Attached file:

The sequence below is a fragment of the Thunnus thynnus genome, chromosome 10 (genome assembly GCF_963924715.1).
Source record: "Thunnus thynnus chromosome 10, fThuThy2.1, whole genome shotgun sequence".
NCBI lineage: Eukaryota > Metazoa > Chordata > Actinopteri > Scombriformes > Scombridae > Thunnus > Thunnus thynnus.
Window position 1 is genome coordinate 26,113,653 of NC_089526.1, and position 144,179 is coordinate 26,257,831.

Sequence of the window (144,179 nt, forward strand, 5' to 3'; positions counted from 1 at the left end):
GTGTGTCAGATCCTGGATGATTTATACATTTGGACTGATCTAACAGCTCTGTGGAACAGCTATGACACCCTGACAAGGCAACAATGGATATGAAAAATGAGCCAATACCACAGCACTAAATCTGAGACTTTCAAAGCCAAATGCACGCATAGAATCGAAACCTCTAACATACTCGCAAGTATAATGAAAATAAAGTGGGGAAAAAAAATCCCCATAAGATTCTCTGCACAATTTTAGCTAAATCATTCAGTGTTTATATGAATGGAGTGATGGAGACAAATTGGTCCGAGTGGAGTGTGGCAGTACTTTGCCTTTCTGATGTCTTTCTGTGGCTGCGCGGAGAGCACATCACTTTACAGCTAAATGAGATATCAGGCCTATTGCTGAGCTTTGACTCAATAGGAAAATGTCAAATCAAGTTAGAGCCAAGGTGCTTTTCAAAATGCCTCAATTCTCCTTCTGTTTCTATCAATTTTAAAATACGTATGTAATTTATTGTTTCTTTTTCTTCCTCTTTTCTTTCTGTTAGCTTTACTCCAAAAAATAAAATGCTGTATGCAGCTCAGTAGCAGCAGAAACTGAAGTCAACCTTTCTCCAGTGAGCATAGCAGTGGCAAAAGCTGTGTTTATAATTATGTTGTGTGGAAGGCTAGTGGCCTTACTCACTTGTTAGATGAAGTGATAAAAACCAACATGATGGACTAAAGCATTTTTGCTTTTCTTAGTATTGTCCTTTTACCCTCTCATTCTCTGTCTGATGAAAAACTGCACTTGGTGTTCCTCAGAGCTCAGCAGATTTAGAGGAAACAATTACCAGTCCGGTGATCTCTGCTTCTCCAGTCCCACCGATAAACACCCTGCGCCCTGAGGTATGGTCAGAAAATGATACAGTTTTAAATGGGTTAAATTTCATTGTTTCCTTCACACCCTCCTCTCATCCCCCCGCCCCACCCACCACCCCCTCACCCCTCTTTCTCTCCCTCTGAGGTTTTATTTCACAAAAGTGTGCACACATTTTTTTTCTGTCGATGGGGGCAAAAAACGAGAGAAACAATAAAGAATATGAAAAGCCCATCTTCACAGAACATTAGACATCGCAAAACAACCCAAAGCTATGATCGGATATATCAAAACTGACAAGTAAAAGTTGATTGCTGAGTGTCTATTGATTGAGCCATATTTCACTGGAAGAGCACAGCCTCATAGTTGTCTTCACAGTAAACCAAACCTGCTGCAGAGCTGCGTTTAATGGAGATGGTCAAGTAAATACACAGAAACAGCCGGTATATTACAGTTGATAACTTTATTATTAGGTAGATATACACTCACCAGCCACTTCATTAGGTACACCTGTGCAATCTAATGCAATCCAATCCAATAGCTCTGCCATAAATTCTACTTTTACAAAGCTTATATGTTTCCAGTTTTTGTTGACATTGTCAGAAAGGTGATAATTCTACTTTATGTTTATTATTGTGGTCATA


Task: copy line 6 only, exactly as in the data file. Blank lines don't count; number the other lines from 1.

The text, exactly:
GTGTGTCAGATCCTGGATGATTTATACATTTGGACTGATCTAACAGCTCTGTGGAACAGCTATGACACCCTGACAAGGCAACAATGGATATGAAAAATGAGCCAATACCACAGCACTAAATCTGAGACTTTCAAAGCCAAATGCACGCATAGAATCGAAACCTCTAACATACTCGCAAGTATAATGAAAATAAAGTGGGGAAAAAAAATCCCCATAAGATTCTCTGCACAATTTTAGCTAAATCATTCAGTGTTTATATGAATGGAGTGATGGAGACAAATTGGTCCGAGTGGAGTGTGGCAGTACTTTGCCTTTCTGATGTCTTTCTGTGGCTGCGCGGAGAGCACATCACTTTACAGCTAAATGAGATATCAGGCCTATTGCTGAGCTTTGACTCAATAGGAAAATGTCAAATCAAGTTAGAGCCAAGGTGCTTTTCAAAATGCCTCAATTCTCCTTCTGTTTCTATCAATTTTAAAATACGTATGTAATTTATTGTTTCTTTTTCTTCCTCTTTTCTTTCTGTTAGCTTTACTCCAAAAAATAAAATGCTGTATGCAGCTCAGTAGCAGCAGAAACTGAAGTCAACCTTTCTCCAGTGAGCATAGCAGTGGCAAAAGCTGTGTTTATAATTATGTTGTGTGGAAGGCTAGTGGCCTTACTCACTTGTTAGATGAAGTGATAAAAACCAACATGATGGACTAAAGCATTTTTGCTTTTCTTAGTATTGTCCTTTTACCCTCTCATTCTCTGTCTGATGAAAAACTGCACTTGGTGTTCCTCAGAGCTCAGCAGATTTAGAGGAAACAATTACCAGTCCGGTGATCTCTGCTTCTCCAGTCCCACCGATAAACACCCTGCGCCCTGAGGTATGGTCAGAAAATGATACAGTTTTAAATGGGTTAAATTTCATTGTTTCCTTCACACCCTCCTCTCATCCCCCCGCCCCACCCACCACCCCCTCACCCCTCTTTCTCTCCCTCTGAGGTTTTATTTCACAAAAGTGTGCACACATTTTTTTTCTGTCGATGGGGGCAAAAAACGAGAGAAACAATAAAGAATATGAAAAGCCCATCTTCACAGAACATTAGACATCGCAAAACAACCCAAAGCTATGATCGGATATATCAAAACTGACAAGTAAAAGTTGATTGCTGAGTGTCTATTGATTGAGCCATATTTCACTGGAAGAGCACAGCCTCATAGTTGTCTTCACAGTAAACCAAACCTGCTGCAGAGCTGCGTTTAATGGAGATGGTCAAGTAAATACACAGAAACAGCCGGTATATTACAGTTGATAACTTTATTATTAGGTAGATATACACTCACCAGCCACTTCATTAGGTACACCTGTGCAATCTAATGCAATCCAATCCAATAGCTCTGCCATAAATTCTACTTTTACAAAGCTTATATGTTTCCAGTTTTTGTTGACATTGTCAGAAAGGTGATAATTCTACTTTATGTTTATTATTGTGGTCATA